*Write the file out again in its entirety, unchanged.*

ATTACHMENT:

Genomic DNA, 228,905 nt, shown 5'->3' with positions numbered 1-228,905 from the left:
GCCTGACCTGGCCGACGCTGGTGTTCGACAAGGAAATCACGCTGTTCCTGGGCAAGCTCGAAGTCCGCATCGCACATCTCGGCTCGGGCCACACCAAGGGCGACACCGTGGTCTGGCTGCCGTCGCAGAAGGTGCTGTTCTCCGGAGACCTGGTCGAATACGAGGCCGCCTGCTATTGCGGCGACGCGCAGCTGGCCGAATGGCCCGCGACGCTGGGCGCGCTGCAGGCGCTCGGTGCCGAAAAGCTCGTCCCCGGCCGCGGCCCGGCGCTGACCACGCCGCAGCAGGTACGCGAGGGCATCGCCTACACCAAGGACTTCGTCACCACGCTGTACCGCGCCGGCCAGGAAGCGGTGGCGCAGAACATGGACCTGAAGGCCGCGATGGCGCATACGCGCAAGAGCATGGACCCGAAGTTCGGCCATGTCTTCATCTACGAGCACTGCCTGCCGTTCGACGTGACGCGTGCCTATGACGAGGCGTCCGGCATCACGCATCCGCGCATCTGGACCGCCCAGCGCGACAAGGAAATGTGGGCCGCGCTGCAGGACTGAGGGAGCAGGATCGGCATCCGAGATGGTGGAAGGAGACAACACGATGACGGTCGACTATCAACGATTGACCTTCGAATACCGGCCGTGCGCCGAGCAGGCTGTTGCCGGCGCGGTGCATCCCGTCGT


Genomic DNA, 228,905 nt, shown 5'->3' with positions numbered 1-228,905 from the left:
GCCTGACCTGGCCGACGCTGGTGTTCGACAAGGAAATCACGCTGTTCCTGGGCAAGCTCGAAGTCCGCATCGCACATCTCGGCTCGGGCCACACCAAGGGCGACACCGTGGTCTGGCTGCCGTCGCAGAAGGTGCTGTTCTCCGGAGACCTGGTCGAATACGAGGCCGCCTGCTATTGCGGCGACGCGCAGCTGGCCGAATGGCCCGCGACGCTGGGCGCGCTGCAGGCGCTCGGTGCCGAAAAGCTCGTCCCCGGCCGCGGCCCGGCGCTGACCACGCCGCAGCAGGTACGCGAGGGCATCGCCTACACCAAGGACTTCGTCACCACGCTGTACCGCGCCGGCCAGGAAGCGGTGGCGCAGAACATGGACCTGAAGGCCGCGATGGCGCATACGCGCAAGAGCATGGACCCGAAGTTCGGCCATGTCTTCATCTACGAGCACTGCCTGCCGTTCGACGTGACGCGTGCCTATGACGAGGCGTCCGGCATCACGCATCCGCGCATCTGGACCGCCCAGCGCGACAAGGAAATGTGGGCCGCGCTGCAGGACTGAGGGAGCAGGATCGGCATCCGAGATGGTGGAAGGAGACAACACGATGACGGTCGACTATCAACGATTGACCTTCGAATACCGGCCGTGCGCCGAGCAGGCTGTTGCCGGCGCGGTGCATCCCGTCGT